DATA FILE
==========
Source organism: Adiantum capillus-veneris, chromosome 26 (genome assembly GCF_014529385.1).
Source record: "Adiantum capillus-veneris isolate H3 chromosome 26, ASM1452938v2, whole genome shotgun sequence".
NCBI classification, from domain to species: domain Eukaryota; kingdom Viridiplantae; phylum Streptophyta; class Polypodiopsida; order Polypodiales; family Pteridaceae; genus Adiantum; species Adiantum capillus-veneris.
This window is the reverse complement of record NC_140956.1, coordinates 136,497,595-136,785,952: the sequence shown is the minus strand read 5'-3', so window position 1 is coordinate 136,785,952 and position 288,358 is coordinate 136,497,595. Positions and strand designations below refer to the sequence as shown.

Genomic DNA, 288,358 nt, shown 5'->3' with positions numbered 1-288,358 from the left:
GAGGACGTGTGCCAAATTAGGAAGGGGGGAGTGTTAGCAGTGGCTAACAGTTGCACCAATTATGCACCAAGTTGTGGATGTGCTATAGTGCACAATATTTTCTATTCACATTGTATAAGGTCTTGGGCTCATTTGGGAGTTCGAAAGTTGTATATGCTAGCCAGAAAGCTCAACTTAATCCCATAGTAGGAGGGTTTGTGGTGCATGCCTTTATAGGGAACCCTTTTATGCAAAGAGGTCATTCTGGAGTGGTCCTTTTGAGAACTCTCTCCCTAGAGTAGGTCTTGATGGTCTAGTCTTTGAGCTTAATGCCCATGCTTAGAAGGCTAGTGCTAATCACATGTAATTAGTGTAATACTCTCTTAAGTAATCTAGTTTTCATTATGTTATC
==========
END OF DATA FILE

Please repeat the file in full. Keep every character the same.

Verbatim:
Source organism: Adiantum capillus-veneris, chromosome 26 (genome assembly GCF_014529385.1).
Source record: "Adiantum capillus-veneris isolate H3 chromosome 26, ASM1452938v2, whole genome shotgun sequence".
NCBI classification, from domain to species: domain Eukaryota; kingdom Viridiplantae; phylum Streptophyta; class Polypodiopsida; order Polypodiales; family Pteridaceae; genus Adiantum; species Adiantum capillus-veneris.
This window is the reverse complement of record NC_140956.1, coordinates 136,497,595-136,785,952: the sequence shown is the minus strand read 5'-3', so window position 1 is coordinate 136,785,952 and position 288,358 is coordinate 136,497,595. Positions and strand designations below refer to the sequence as shown.

Genomic DNA, 288,358 nt, shown 5'->3' with positions numbered 1-288,358 from the left:
GAGGACGTGTGCCAAATTAGGAAGGGGGGAGTGTTAGCAGTGGCTAACAGTTGCACCAATTATGCACCAAGTTGTGGATGTGCTATAGTGCACAATATTTTCTATTCACATTGTATAAGGTCTTGGGCTCATTTGGGAGTTCGAAAGTTGTATATGCTAGCCAGAAAGCTCAACTTAATCCCATAGTAGGAGGGTTTGTGGTGCATGCCTTTATAGGGAACCCTTTTATGCAAAGAGGTCATTCTGGAGTGGTCCTTTTGAGAACTCTCTCCCTAGAGTAGGTCTTGATGGTCTAGTCTTTGAGCTTAATGCCCATGCTTAGAAGGCTAGTGCTAATCACATGTAATTAGTGTAATACTCTCTTAAGTAATCTAGTTTTCATTATGTTATC